Daniel in Tulsa
AKA siouxdax

Visit my tumblog!
« Last Edit: November 01, 2009, 02:58:20 PM by siouxdax »

J-Mac

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Re: Surprised by Win7
« Reply #14 on: November 01, 2009, 11:31:16 PM »

(PS I also have Vista Ultimate on my laptop with Win 7 Pro dual booting - Win 7 knocks the socks of Vista on the same machine)

Carol,

I also have Vista Ultimate on my notebook. Do you have a reference for installing Win7 along with Viata Ultimate w/dual booting? I was just going to perform a clean install of Win7 Home Premium - can't upgrade unless I get Win7 Ultimate and since MS abandoned Vista Ultimate I don't want the extra expense.

Thanks!

Jim

Carol Haynes

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Re: Surprised by Win7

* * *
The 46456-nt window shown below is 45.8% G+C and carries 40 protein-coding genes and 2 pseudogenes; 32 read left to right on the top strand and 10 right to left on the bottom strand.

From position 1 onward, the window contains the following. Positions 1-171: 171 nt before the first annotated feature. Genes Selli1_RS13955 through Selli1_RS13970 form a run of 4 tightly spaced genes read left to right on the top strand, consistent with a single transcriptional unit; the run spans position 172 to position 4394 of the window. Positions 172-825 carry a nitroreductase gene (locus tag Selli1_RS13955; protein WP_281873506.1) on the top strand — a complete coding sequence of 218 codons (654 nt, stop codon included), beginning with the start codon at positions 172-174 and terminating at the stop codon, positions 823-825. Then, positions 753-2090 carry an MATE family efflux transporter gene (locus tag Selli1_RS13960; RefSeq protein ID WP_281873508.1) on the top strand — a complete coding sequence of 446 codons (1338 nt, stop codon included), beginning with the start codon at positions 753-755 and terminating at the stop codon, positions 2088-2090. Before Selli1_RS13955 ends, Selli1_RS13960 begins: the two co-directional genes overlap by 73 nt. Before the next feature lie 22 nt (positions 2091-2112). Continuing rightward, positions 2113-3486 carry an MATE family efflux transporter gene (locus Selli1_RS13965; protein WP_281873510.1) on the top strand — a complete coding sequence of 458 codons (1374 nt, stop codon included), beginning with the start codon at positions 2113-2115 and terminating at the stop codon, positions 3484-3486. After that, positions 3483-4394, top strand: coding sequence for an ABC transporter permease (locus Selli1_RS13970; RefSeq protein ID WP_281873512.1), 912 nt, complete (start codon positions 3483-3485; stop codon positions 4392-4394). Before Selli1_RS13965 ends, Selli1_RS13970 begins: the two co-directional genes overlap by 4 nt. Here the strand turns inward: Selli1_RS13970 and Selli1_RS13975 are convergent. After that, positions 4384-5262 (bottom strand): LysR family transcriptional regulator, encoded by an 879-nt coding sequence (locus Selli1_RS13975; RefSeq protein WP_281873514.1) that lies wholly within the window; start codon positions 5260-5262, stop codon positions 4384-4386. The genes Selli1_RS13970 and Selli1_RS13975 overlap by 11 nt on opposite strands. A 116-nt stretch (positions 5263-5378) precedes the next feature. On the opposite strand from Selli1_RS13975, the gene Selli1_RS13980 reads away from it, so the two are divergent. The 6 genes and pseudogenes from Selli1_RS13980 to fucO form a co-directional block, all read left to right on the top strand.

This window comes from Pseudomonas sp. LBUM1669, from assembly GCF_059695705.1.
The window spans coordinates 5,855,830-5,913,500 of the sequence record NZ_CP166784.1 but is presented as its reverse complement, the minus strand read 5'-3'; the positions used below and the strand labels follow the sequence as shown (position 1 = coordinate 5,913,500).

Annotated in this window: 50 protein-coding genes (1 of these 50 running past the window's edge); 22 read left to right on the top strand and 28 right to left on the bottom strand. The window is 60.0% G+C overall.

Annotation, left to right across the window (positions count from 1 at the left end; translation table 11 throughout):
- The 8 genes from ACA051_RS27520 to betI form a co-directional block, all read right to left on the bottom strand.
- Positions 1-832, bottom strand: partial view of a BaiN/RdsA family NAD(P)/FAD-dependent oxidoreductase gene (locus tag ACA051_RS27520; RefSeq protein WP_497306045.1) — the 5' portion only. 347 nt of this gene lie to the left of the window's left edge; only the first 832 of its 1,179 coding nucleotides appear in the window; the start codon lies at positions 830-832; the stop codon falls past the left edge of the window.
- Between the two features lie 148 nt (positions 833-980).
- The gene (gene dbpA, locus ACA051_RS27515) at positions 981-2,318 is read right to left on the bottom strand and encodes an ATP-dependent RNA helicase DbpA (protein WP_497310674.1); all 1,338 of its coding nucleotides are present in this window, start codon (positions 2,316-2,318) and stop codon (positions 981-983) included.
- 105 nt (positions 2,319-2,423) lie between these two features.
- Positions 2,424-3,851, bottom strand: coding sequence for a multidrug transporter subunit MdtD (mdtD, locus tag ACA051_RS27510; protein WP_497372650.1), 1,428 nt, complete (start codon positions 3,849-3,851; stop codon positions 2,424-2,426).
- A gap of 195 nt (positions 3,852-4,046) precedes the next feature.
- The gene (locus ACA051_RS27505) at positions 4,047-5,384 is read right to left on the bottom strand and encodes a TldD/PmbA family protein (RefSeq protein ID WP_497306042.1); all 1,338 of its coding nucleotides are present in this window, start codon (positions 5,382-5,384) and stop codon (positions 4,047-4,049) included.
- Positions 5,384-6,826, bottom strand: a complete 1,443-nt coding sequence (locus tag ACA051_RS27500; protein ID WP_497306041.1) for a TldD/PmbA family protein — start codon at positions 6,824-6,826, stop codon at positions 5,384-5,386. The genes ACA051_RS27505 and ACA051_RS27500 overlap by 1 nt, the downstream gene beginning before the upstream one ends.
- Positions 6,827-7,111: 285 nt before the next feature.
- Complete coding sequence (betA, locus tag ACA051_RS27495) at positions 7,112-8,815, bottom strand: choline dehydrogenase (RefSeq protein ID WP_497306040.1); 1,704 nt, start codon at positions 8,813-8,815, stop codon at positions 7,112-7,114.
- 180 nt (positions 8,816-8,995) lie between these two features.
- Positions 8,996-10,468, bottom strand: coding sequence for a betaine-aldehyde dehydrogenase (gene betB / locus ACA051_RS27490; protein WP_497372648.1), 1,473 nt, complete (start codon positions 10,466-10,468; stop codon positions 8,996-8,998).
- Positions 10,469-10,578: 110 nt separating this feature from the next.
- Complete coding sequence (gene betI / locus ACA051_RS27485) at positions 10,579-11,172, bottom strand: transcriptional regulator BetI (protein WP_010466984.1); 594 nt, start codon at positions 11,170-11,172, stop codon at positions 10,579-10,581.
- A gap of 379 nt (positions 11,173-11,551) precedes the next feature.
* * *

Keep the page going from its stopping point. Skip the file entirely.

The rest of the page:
« Reply #15 on: November 02, 2009, 05:17:35 AM »
I just installed it (boot directly from the DVD rather then inserting the DVD when Vista is running as you normally do for an upgrade) and chose the customised install options. It installed fine alongside Vista. Just make sure you rejig partition sizes to leave either blank space or a blank partition for the new OS to install on.

One point to note is that if you install Win 7 as a dual boot it will more than likely put all its boot components on the existing partition. Don't be tempted to simply delete the Vista partition in the future as it will mean your Windows 7 install won't boot afterwards!

One good thing about the BCD boot management is that you no longer have to worry about drive letters - each operating system boots in as drive C once installed.

MilesAhead

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Re: Surprised by Win7
« Reply #16 on: November 02, 2009, 02:16:46 PM »
Quote